If teachers are going to solicit information from students to understand what a student knows and is able to do, then they need to understand what makes a good assessment. The National Research Council published "Knowing What Students Know: The Science and Design of Educational Assessment," which identifies three elements that underlie good assessments:
- Cognition: What do we know about how students learn?
- Observation: How do we create situations that allow us to observe student performance?
- Interpretation: How do we draw inferences from the performance?
Teachers must understand these elements to create good classroom assessments.
What do we know about how students learn?
Teachers may be able to identify some cognitive models for how students learn such as Bloom's Taxonomy or Dimensions of Learning. However, they may not have used it as a foundation for creating opportunities to evaluate what students know. Most teachers will need capacity building in the areas of creating opportunities for students to demonstrate what they know as well as in interpreting student performance. These opportunities for students should not be limited to tests or quizzes but should also include assignments, classroom activities, and projects.
How do we create situations that allow students to demonstrate what they have learned?
Creating good assessments is in large part dependent on teacher understanding of the content standard indicator/objective they are assessing and a clear idea of the characteristics of proficient work for students at a particular grade level. Richard Stiggins argues that "to assess student achievement accurately, teachers and administrators must understand the achievement targets their students are to master. They cannot assess (let alone teach) achievement that has not been defined." He believes that this is an essential condition for schools to be able to integrate assessment into the teaching and learning process.
For example, if an objective begins with evaluate and you ask the student to identify, then your question is not in alignment with the objective you're trying to assess. An age-old challenge for teachers is how to recognize the quality of the evidence, not just the number of pieces of evidence when determining proficiency. Often scoring rubrics used by teachers are quantitativechecklists and counts - rather than qualitativeevaluation of the depth of understanding students have of the material. This is one more area that teachers at the same grade level need to make sure they are on the same page.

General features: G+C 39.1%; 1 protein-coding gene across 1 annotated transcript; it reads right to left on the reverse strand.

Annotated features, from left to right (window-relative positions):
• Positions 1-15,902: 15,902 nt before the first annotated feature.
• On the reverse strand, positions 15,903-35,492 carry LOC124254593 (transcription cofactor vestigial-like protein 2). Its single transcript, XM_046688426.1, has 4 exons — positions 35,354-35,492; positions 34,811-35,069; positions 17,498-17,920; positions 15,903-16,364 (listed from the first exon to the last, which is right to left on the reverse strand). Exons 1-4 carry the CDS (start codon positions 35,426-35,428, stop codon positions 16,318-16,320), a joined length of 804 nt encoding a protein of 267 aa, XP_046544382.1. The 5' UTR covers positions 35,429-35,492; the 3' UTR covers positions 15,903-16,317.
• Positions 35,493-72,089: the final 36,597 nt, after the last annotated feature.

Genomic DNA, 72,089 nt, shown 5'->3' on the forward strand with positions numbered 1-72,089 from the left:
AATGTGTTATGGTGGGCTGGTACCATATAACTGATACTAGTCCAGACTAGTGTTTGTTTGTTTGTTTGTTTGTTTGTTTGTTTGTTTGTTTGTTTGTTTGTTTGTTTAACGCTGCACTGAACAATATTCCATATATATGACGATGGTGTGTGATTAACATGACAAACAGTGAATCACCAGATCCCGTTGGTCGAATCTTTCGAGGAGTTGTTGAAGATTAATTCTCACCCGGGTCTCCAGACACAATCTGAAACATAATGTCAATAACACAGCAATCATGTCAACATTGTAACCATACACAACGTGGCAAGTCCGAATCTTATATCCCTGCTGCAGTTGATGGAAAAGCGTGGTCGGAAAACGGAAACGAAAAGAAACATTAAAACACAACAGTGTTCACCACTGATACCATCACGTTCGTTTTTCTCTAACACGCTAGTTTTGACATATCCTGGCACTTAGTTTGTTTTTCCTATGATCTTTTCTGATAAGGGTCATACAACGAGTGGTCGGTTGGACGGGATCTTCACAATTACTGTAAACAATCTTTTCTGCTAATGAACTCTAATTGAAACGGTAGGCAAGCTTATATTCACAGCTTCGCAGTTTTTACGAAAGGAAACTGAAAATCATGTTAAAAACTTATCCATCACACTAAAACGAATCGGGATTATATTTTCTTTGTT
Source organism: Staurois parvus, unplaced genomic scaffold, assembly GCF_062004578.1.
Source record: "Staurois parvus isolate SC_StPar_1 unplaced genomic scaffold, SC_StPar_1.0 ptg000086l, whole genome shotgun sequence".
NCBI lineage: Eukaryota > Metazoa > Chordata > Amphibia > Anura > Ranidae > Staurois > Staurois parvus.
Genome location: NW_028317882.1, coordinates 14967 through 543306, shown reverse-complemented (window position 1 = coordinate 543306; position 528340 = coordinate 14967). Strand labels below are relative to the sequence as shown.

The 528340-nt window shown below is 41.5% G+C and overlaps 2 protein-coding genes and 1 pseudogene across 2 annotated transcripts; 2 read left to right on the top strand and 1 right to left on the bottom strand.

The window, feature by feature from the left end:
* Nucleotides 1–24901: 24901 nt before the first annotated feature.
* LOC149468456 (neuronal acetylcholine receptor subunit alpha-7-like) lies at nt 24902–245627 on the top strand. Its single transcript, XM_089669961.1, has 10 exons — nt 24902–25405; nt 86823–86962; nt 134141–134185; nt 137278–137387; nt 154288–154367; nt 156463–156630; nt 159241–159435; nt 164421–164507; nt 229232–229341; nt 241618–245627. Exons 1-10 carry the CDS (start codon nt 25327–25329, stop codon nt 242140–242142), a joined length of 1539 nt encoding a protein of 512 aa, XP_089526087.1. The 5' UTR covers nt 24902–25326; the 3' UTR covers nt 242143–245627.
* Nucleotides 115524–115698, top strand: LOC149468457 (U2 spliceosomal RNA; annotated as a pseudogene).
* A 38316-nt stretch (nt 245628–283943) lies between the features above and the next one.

There are many ways teachers can build in opportunities for students to demonstrate understanding in every instructional lesson. In Black and Wiliam describe a number of ways this can happen or can be inhibited in their article, "Inside the Black Box: Raising Standards Through Classroom Assessment."
"Discussions in which pupils are led to talk about their understanding in their own ways are important aids to increasing knowledge and improving understanding. Dialogue with the teacher provides the opportunity for the teacher to respond to and reorient a pupil's thinking. However, there are clearly recorded examples of such discussions in which teachers have, quite unconsciously, responded in ways that would inhibit the future learning of a pupil. What the examples have in common is that the teacher is looking for a particular response and lacks the flexibility or the confidence to deal with the unexpected. So the teacher tries to direct the pupil toward giving the expected answer. In manipulating the dialogue in this way, the teacher seals off any unusual, often thoughtful but unorthodox, attempts by pupils to work out their own answers. Over time the pupils get the message: they are not required to think out their own answers. The object of the exercise is to work outor guesswhat answer the teacher expects to see or hear."
How do we interpret student performance?
Understanding how to interpret student performance is another area that teachers may need to build capacity. Many teachers are still using holistic rubrics to score student responses and don't use them consistently as well as don't recognize hey are not formative assessments. If you are looking for diagnostic information to inform your instruction, then you can't use holistic rubrics. Though holistic rubrics are an excellent way to assess where a student is in their journey to proficiency, they are not a good way to determine what a student knows and still needs to learn because they use one score to represent the whole performance.
The collaborative discussions of the characteristics of proficient student work provide the basis for diagnosing and lead to invaluable insights not only about what students know but also about what they did or did not learn from the lesson. This information is a valuable resource for both addressing student needs and for adjusting instructional strategies.